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FAO-recommended measurement method demonstrates dairy protein 'superiority' - IDF

By Mark Astley+

Last updated on 07-Mar-2013 at 13:09 GMT2013-03-07T13:09:04Z

FAO-recommended method demonstrates dairy protein 'superiority' - IDF

The International Dairy Federation (IDF) has given its backing to a new Food and Agriculture Organisation of the United Nations (FAO)-recommended method of protein quality measurement that “clearly demonstrates the superiority” of dairy proteins over plant proteins.

In a recently published report, Dietary protein quality evaluation in human nutrition, the FAO recommended the implementation of a new method of protein quality measurement called Digestible Indispensable Amino Acid Score (DIAAS).

The Rome-based organisation has called for this method to be used in place of the current measurement, the Protein Digestibility Corrected Amino Acid Score (PDCAAS), which was recommended by FAO in 1989.

According to the report, “limitations of PDCAAS have been recognised.”

Using the DIAAS method, however, the FAO claims that researchers were able to differentiate protein sources by their ability to supply amino acids for use by the body – demonstrating the higher bio-availability of dairy proteins when compared to plant-based protein sources.

Whole milk powder (WMP) was found to have a DIAAS score of 1.22. When compared to the highest refined soy isolate, dairy protein DIAAS scores were 10% to 30% higher, said the report.

The IDF claims that this new approach provides a clearer picture of how each dietary protein source can meet nutritional requirements for protein and amino acids.

Method demonstrates dairy protein “superiority”

Commenting on the report, IDF Action Team on Proteins leader Angela Rowan claimed that implementing the DIAAS method will provide decision makers and consumers with “accurate information” on protein quality.

With DIAAS, high quality proteins, such as the proteins from milk, whey and other dairy products, may score 30% higher than when using the older method for assessing quality. It clearly demonstrates the superiority of dairy proteins compared to plant proteins,” said Rowan.

“It will provide decision makers and consumers with accurate information when assessing which foods should be part of a sustainable diet for our growing global population,” Rowan added.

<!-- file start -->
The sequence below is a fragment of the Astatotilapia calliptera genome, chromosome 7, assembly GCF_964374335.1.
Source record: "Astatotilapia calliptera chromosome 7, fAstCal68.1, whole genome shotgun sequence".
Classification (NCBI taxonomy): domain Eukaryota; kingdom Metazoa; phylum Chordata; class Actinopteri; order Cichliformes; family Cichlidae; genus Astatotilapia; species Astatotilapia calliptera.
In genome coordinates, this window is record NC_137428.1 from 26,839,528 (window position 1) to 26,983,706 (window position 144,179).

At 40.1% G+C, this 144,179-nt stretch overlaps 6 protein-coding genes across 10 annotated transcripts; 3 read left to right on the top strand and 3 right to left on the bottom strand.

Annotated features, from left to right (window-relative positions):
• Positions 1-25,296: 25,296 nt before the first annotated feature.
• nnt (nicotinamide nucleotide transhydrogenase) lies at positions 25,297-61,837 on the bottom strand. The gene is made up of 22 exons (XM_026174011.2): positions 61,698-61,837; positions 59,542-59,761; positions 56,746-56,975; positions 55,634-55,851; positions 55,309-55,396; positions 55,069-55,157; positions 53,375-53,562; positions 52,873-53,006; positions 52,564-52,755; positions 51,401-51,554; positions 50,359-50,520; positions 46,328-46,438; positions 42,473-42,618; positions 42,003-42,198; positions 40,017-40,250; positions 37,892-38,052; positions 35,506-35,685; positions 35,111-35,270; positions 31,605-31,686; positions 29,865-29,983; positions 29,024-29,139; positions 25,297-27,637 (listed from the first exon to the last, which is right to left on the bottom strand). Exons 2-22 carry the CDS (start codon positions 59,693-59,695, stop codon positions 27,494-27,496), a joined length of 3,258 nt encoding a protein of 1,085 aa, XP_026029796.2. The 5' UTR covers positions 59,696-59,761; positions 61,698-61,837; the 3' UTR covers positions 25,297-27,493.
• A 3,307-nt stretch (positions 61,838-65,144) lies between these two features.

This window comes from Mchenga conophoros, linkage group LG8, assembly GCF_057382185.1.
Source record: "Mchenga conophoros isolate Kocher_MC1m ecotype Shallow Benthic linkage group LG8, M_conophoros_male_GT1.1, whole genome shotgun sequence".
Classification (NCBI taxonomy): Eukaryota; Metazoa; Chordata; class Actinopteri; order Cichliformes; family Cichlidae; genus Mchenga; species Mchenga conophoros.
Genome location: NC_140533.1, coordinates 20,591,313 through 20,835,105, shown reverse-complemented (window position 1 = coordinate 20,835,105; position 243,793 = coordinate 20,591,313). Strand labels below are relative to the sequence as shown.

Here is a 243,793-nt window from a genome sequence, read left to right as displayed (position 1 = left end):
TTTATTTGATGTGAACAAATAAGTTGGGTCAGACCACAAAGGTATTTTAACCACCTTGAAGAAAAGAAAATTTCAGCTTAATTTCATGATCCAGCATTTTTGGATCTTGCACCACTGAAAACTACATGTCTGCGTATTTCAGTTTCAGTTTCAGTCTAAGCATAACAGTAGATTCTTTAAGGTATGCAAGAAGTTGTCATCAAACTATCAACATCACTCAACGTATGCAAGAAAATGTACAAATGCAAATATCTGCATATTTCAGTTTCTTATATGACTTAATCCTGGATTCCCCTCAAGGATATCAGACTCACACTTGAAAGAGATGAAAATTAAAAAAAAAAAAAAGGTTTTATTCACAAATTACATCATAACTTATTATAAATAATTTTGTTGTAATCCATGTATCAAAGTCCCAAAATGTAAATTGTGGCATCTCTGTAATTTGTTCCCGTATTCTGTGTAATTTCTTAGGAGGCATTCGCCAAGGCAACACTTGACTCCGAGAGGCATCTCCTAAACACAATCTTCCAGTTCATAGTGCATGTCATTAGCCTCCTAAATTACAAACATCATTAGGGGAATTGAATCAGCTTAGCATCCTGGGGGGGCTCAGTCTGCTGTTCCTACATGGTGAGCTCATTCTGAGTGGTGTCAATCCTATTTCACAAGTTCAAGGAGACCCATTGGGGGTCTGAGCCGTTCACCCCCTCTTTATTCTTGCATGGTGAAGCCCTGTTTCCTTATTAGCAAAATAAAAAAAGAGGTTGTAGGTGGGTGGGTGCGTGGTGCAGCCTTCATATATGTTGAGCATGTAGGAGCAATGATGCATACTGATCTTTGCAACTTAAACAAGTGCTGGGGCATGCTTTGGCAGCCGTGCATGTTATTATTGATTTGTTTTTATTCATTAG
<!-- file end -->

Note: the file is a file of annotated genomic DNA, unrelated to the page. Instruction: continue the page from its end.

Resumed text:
IDF president, Dr Jeremy Hill, has heralded the recommendations as a “major achievement.”

“In 2012, we expressed concerns regarding the older method for assessing protein quality, the Protein Digestibility Corrected Amino Acid Score (PDCAAS), to FAO and explained its limitations,” said Hill.

“This is a major achievement. Further research should be encouraged so healthy and accessible choices are even easier to make,” Hill added.

PDCAAS limitations “recognised”

According to the FAO report, the ability to accurately define protein quality has become ever more important to meet the nutritional needs of the world’s growing population.

“The PDCAAS method has now been in use for some 20 years and has proved to be of considerable value in practice. Nevertheless, limitations of PDCAAS have been recognised and debated, and new research findings have accumulated, whereby it has become timely to review the adequacy of PDCAAS and its application vis-à-vis other methods of estimating dietary protein quality,” said the report.

The Global Dairy Platform has also given its backing to the FAO report. In a statement, the organisation called for the industry to replace the PDCAAS method to prevent future truncation.

Truncation removes any nutritional differences between high protein foods such as milk and soya. Truncation was a key concern raised by the FAO.

“Immediately removing ‘truncation’ will provide health professionals, regulators and policy makers a more accurate representation of which foods provide the highest quality of nutrition. We urge the industry to support the additional research required to enable implementation of the more accurate DIAAS method,” said Global Dairy Platform executive director, Donald Moore.

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